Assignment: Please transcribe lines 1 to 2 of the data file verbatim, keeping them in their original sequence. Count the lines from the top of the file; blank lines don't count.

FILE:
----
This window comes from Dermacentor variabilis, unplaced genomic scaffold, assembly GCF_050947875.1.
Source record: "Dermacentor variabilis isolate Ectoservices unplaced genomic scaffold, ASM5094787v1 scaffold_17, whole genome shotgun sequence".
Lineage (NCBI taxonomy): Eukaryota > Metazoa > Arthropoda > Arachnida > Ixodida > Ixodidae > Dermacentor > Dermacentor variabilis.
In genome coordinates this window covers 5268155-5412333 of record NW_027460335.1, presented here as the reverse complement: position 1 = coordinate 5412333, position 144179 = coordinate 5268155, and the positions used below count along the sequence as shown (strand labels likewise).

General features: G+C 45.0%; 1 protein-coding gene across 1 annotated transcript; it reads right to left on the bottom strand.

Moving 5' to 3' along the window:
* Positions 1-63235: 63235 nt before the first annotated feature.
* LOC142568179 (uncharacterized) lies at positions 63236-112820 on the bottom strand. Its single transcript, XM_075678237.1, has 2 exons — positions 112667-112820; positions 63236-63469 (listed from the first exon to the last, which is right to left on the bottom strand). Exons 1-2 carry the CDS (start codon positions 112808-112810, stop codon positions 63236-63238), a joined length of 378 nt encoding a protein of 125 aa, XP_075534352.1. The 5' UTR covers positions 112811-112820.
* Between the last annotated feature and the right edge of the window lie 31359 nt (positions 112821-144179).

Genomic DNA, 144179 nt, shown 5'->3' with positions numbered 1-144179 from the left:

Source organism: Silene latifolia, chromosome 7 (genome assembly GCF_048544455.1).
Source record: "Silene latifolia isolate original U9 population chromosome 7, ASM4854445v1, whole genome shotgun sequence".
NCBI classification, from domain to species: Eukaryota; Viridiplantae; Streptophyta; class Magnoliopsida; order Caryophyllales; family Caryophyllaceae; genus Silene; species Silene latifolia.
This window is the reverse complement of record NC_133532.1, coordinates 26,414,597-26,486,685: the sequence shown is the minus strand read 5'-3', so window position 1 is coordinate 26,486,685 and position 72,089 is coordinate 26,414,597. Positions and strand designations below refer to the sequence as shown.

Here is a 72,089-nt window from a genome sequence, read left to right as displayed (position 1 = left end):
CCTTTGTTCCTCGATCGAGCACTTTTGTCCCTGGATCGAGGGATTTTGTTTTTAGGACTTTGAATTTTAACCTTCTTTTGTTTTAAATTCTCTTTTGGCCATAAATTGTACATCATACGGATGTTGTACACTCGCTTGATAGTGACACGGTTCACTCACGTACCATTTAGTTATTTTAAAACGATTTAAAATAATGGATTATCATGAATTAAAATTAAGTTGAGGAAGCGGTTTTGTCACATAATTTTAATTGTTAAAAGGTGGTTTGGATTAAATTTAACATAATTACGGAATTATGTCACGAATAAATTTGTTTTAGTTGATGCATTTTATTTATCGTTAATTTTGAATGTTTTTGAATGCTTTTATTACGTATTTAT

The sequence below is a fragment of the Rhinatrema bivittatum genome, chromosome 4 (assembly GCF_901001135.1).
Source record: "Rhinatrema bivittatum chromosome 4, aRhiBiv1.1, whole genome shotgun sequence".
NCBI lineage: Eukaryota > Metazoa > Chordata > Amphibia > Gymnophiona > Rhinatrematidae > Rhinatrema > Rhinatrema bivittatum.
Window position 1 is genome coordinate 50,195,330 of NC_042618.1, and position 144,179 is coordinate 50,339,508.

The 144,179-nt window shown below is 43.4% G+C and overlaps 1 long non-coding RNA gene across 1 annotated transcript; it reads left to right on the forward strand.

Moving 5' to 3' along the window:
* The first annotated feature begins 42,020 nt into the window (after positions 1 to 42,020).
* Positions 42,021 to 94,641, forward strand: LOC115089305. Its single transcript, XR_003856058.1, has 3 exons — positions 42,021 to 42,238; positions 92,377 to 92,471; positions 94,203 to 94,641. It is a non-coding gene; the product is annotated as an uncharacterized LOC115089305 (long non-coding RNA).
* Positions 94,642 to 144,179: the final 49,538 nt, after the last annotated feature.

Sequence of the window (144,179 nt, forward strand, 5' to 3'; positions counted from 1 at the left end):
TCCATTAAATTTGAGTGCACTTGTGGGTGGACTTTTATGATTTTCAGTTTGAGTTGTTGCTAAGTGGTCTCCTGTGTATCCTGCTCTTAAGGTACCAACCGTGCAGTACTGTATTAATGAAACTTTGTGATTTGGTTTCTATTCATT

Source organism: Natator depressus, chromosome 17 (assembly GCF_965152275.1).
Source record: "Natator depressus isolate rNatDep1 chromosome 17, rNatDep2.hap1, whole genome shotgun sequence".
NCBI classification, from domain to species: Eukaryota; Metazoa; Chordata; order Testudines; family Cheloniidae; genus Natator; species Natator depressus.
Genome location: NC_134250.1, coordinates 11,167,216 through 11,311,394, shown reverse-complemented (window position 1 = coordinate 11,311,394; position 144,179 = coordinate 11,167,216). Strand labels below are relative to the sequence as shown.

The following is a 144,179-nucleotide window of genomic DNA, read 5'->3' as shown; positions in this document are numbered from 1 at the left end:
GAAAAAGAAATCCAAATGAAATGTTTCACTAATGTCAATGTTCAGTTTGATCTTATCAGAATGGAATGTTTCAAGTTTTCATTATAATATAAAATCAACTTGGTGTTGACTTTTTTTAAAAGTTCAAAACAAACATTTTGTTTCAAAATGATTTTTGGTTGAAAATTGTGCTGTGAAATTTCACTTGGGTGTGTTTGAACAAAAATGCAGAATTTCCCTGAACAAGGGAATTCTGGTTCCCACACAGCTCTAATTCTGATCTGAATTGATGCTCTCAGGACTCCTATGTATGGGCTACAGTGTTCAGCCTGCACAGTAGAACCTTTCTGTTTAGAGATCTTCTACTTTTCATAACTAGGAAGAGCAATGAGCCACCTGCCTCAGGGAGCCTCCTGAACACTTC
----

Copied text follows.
This window comes from Dermacentor variabilis, unplaced genomic scaffold, assembly GCF_050947875.1.
Source record: "Dermacentor variabilis isolate Ectoservices unplaced genomic scaffold, ASM5094787v1 scaffold_17, whole genome shotgun sequence".